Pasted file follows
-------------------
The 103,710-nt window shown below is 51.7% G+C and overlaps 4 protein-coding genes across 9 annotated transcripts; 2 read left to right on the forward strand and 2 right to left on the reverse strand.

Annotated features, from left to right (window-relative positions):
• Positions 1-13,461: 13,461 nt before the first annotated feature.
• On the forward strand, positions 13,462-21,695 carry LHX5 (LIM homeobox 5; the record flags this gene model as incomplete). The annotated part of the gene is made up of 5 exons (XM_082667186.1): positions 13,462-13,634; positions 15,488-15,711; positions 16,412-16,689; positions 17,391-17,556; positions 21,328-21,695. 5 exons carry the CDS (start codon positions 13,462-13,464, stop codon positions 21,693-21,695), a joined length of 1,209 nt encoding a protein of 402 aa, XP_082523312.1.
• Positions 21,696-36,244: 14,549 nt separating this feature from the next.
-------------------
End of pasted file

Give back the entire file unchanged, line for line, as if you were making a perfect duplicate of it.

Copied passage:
The 103,710-nt window shown below is 51.7% G+C and overlaps 4 protein-coding genes across 9 annotated transcripts; 2 read left to right on the forward strand and 2 right to left on the reverse strand.

Annotated features, from left to right (window-relative positions):
• Positions 1-13,461: 13,461 nt before the first annotated feature.
• On the forward strand, positions 13,462-21,695 carry LHX5 (LIM homeobox 5; the record flags this gene model as incomplete). The annotated part of the gene is made up of 5 exons (XM_082667186.1): positions 13,462-13,634; positions 15,488-15,711; positions 16,412-16,689; positions 17,391-17,556; positions 21,328-21,695. 5 exons carry the CDS (start codon positions 13,462-13,464, stop codon positions 21,693-21,695), a joined length of 1,209 nt encoding a protein of 402 aa, XP_082523312.1.
• Positions 21,696-36,244: 14,549 nt separating this feature from the next.